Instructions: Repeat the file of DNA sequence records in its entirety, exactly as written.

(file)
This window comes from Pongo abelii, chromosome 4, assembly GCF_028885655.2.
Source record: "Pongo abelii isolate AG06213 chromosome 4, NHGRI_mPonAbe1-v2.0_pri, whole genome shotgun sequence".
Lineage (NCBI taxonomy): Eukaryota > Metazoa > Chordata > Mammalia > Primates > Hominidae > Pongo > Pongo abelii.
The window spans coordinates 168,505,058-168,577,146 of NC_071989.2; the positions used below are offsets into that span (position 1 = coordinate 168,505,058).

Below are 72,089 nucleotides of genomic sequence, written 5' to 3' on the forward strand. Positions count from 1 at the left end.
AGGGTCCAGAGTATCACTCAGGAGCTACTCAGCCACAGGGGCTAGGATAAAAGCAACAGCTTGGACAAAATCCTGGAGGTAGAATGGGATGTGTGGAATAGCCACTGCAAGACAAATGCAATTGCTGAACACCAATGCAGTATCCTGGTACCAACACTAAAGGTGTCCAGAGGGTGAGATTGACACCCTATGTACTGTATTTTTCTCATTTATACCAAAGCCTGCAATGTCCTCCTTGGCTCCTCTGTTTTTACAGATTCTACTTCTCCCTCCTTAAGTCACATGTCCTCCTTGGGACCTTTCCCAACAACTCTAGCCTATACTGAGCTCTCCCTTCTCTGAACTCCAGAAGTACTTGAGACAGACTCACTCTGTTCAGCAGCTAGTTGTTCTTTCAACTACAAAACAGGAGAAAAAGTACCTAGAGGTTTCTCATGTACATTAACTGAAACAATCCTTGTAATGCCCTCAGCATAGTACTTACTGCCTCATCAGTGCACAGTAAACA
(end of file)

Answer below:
This window comes from Pongo abelii, chromosome 4, assembly GCF_028885655.2.
Source record: "Pongo abelii isolate AG06213 chromosome 4, NHGRI_mPonAbe1-v2.0_pri, whole genome shotgun sequence".
Lineage (NCBI taxonomy): Eukaryota > Metazoa > Chordata > Mammalia > Primates > Hominidae > Pongo > Pongo abelii.
The window spans coordinates 168,505,058-168,577,146 of NC_071989.2; the positions used below are offsets into that span (position 1 = coordinate 168,505,058).

Below are 72,089 nucleotides of genomic sequence, written 5' to 3' on the forward strand. Positions count from 1 at the left end.
AGGGTCCAGAGTATCACTCAGGAGCTACTCAGCCACAGGGGCTAGGATAAAAGCAACAGCTTGGACAAAATCCTGGAGGTAGAATGGGATGTGTGGAATAGCCACTGCAAGACAAATGCAATTGCTGAACACCAATGCAGTATCCTGGTACCAACACTAAAGGTGTCCAGAGGGTGAGATTGACACCCTATGTACTGTATTTTTCTCATTTATACCAAAGCCTGCAATGTCCTCCTTGGCTCCTCTGTTTTTACAGATTCTACTTCTCCCTCCTTAAGTCACATGTCCTCCTTGGGACCTTTCCCAACAACTCTAGCCTATACTGAGCTCTCCCTTCTCTGAACTCCAGAAGTACTTGAGACAGACTCACTCTGTTCAGCAGCTAGTTGTTCTTTCAACTACAAAACAGGAGAAAAAGTACCTAGAGGTTTCTCATGTACATTAACTGAAACAATCCTTGTAATGCCCTCAGCATAGTACTTACTGCCTCATCAGTGCACAGTAAACA